Shaktiman, the Uttarakhand police horse that was attacked during a BJP rally in March, died in Dehradun on Wednesday.
On Wednesday, a few things were explained when the horse Shaktiman died. And none of it had to do with the gangrene the animal died of.
No matter how much one swears by the Vedas, and how long one holds forth on nationalism, the point of respect for life, animal or human, is missing from the grand narrative of this country.
Shaktiman was a horse on duty — it was from the Uttarakhand mounted police. The Opposition in the state, BJP, had staged a “rally in protest against corruption” of the Congress-government in power on March 14.
BJP MLA Ganesh Joshi, accused of assaulting the horse was arrested after national outrage over the incident.“Shaktiman was injured on March 14 after which we had to operate on him. He was later fitted with an artificial leg. But he was unable to fully recover from an infection,” SSP Dehradun Sadanand Date told PTI.
You will note that already the debate has deteriorated. What’s being scored are brownies, that abiding passion of a whole noise-loving people.
What does it say of India?
It explains the hadal depth of our political discourse. In any civilised country, say, Norway or Finland, the man responsible for abusing an animal would not continue to hold a public office. Joshi is still a MLA.
Ironically, the sacrifice of the horse is in keeping with the Vedic tradition. So in that respect, Hindu India has been faithful to its customs.
Most profoundly, Shaktiman was attacked because she was a symbol. As the one who carried a policeman, seen as an emblem of the then-ruling Congress party, the horse herself became an extension of the ruling state. In fact, having been carrying an officer as part of her duties, Shaktiman was as good as a police officer herself, as described by retired Indian Police Service officer Kiran Bedi. Contrast this with the fact that Shaktiman is actually a hapless, mute animal, who would suffer an attack or a beating, bleed and starve, but not actually be able to speak the name of her attacker. The irony that Shaktiman, seen as an active agent of the government, can neither utter a word of eloquence nor present a defence is rich and disturbing. It reminds us of a wide-eyed footsoldier taking a bullet for wars he has no hope of controlling or understanding. It shows us avarice in a naked form.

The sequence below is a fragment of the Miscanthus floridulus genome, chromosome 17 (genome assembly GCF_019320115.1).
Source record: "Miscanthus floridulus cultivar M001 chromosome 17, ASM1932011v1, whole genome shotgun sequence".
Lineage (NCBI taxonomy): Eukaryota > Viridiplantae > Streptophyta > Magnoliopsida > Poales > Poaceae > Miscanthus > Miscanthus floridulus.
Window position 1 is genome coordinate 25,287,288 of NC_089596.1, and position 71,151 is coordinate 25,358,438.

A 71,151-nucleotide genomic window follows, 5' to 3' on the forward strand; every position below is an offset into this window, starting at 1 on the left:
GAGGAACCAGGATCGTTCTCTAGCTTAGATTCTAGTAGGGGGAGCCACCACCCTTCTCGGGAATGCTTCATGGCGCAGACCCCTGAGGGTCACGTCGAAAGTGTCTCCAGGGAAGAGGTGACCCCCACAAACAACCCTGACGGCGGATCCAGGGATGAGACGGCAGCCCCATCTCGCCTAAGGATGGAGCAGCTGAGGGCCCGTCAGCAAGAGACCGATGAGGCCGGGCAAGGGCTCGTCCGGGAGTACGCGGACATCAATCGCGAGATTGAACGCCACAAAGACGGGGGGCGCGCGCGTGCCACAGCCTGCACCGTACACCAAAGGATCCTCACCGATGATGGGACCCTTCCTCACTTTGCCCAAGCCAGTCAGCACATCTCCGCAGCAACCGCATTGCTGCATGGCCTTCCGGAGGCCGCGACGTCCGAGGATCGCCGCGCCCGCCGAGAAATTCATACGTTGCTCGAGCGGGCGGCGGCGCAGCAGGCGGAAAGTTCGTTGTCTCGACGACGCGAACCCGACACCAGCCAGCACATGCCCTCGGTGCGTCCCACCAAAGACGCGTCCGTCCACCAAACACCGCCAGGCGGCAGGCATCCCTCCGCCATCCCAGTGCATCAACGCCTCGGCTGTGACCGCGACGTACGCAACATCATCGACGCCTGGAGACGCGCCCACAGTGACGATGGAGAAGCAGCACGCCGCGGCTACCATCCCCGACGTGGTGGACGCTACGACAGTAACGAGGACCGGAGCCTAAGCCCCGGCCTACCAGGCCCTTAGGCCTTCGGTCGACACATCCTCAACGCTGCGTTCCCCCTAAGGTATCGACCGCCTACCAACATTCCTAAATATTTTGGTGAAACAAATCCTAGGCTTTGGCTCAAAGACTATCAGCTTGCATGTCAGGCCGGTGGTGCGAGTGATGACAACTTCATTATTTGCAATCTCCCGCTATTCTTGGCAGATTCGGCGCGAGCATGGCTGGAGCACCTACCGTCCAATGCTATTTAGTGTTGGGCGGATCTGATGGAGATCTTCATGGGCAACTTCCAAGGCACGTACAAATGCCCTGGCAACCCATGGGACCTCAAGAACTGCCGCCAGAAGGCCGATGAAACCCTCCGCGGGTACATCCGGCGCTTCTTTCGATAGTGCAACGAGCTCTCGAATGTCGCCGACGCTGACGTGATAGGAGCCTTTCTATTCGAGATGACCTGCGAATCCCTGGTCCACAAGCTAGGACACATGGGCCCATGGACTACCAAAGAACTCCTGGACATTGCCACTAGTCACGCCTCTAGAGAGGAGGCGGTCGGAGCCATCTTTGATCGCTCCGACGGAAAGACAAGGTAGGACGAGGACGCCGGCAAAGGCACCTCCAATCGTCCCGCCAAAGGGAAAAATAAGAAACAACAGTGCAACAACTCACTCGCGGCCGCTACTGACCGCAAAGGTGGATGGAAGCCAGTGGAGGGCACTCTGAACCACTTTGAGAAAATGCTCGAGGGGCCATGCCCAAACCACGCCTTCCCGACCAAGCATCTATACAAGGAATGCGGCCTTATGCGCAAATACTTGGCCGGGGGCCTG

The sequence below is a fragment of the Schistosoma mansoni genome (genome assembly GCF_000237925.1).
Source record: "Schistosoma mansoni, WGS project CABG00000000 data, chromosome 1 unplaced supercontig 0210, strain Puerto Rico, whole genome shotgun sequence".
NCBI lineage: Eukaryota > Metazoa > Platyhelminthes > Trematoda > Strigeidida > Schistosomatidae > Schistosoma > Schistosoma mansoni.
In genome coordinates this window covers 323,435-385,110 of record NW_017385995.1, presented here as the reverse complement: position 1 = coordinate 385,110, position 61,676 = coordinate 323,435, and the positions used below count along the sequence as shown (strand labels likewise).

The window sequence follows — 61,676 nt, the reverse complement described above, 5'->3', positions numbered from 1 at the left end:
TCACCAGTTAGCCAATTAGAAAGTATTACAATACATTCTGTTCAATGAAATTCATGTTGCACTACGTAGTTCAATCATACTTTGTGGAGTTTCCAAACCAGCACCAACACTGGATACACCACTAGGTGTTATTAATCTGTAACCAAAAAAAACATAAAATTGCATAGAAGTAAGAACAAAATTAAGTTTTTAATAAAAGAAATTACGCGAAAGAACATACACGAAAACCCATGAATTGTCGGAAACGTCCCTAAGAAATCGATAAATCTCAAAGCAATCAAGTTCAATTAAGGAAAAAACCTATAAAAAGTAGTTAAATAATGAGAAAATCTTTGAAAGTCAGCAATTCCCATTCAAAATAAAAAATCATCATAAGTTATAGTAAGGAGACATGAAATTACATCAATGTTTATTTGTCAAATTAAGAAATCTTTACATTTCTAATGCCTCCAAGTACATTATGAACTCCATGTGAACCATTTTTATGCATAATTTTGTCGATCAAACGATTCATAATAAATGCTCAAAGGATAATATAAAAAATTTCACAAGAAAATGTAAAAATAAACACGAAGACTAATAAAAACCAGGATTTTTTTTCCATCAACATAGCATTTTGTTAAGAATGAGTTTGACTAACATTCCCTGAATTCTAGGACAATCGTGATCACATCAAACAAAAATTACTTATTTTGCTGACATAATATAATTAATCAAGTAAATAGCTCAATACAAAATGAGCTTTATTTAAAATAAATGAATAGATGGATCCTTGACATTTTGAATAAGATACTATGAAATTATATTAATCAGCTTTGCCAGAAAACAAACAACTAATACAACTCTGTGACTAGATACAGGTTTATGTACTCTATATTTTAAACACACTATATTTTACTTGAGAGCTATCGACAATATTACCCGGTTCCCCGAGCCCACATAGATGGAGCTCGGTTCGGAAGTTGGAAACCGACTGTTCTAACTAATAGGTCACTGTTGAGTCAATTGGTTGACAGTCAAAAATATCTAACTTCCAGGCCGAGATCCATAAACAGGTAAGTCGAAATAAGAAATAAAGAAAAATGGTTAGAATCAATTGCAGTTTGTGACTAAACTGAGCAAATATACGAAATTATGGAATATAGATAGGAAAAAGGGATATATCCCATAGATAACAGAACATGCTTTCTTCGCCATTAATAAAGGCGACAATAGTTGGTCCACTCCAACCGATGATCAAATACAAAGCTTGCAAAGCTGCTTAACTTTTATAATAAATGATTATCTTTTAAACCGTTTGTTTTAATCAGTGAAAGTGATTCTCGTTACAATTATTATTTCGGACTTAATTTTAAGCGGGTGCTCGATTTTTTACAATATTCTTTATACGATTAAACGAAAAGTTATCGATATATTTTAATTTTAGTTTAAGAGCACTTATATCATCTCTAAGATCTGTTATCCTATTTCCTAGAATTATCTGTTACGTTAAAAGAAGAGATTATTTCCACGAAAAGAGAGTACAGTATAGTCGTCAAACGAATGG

Many citizens also saw this incident as a politically significant one. In a charged atmosphere, with BJP leaders talking continuously about proving one’s nationalism – by stating love for the “holy cow”, uttering “Bharat Mata ki jai” among others – the attack on Shaktiman was read as evidence of the hollowness of all the sanctimonious slogan shouting. “Was the horse anti-national?” asked many voices on social media. Would such an attack be tolerated if the horse was a cow, asked others. Significantly, Joshi offered no apologies for himself or his followers, stating he was not even “point one percent guilty.” Joshi’s lack of even a general apology led many others to ask if the BJP, ruling at the Centre, was getting too arrogant. The Congress took up the issue in the state assembly and the horse led to many sessions being disrupted.
The BJP appeared to lose face for awhile, but then rebounded. Following a set of simultaneous political events, the Congress government was dissolved. Meanwhile, following her own tragic leg amputation, the spread of gangrene and infection Shaktiman died, a month after being endlessly feted by politicians, who posed for selfies with her, photogenically feeding her leaves for the camera. She had been fitted with a prosthetic leg which was flown in by a kind volunteer from the US. An assorted team of veterinarians and a handler named Ravindra Singh had been taking care of her.
Shaktiman’s death reduces the livestock population of Indian by just one. But according to the census figures, there has been a 24% drop (6.25 lakh) in India’s livestock population from 1992, recorded at 8.17 lakh. The large number of cattle left to die of starvation in the drought stricken hinterlands is a partial explanation for this state of affairs.
The real explanation perhaps lies closer to the bone. We are just a cruel people. For instance, the state of our orphanages and the homes of the poor run both by the government and private individuals represent horrid tales of callousness. According to one study, close to 18 million children wander the Indian streets, in a state not much better than unclaimed cattle. It would be revealing to know how many related questions – and actionable answers – have been raised in Parliament over the years.
“A horse, a horse! My kingdom for a horse,” says Richard the Third in the battlefield. That line from Shakespeare might well be written as an epitaph for Shaktiman, and the country that clipped first its wings, and then broke its legs.